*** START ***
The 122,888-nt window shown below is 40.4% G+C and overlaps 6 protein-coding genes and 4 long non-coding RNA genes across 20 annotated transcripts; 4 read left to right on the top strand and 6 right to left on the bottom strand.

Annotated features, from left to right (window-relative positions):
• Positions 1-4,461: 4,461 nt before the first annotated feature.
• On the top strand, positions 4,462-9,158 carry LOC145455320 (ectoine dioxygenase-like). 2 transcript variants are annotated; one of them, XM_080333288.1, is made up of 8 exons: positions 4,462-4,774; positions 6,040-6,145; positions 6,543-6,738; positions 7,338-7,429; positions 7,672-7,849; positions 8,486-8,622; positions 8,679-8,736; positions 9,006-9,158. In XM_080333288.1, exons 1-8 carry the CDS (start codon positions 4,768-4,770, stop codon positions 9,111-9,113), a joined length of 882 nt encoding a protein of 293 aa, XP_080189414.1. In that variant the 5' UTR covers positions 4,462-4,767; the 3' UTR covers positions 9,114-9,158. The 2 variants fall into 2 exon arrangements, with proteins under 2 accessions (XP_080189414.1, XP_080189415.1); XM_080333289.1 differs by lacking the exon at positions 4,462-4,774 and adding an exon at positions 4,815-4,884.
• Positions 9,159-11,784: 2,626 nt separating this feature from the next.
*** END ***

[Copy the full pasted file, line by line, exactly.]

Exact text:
The 122,888-nt window shown below is 40.4% G+C and overlaps 6 protein-coding genes and 4 long non-coding RNA genes across 20 annotated transcripts; 4 read left to right on the top strand and 6 right to left on the bottom strand.

Annotated features, from left to right (window-relative positions):
• Positions 1-4,461: 4,461 nt before the first annotated feature.
• On the top strand, positions 4,462-9,158 carry LOC145455320 (ectoine dioxygenase-like). 2 transcript variants are annotated; one of them, XM_080333288.1, is made up of 8 exons: positions 4,462-4,774; positions 6,040-6,145; positions 6,543-6,738; positions 7,338-7,429; positions 7,672-7,849; positions 8,486-8,622; positions 8,679-8,736; positions 9,006-9,158. In XM_080333288.1, exons 1-8 carry the CDS (start codon positions 4,768-4,770, stop codon positions 9,111-9,113), a joined length of 882 nt encoding a protein of 293 aa, XP_080189414.1. In that variant the 5' UTR covers positions 4,462-4,767; the 3' UTR covers positions 9,114-9,158. The 2 variants fall into 2 exon arrangements, with proteins under 2 accessions (XP_080189414.1, XP_080189415.1); XM_080333289.1 differs by lacking the exon at positions 4,462-4,774 and adding an exon at positions 4,815-4,884.
• Positions 9,159-11,784: 2,626 nt separating this feature from the next.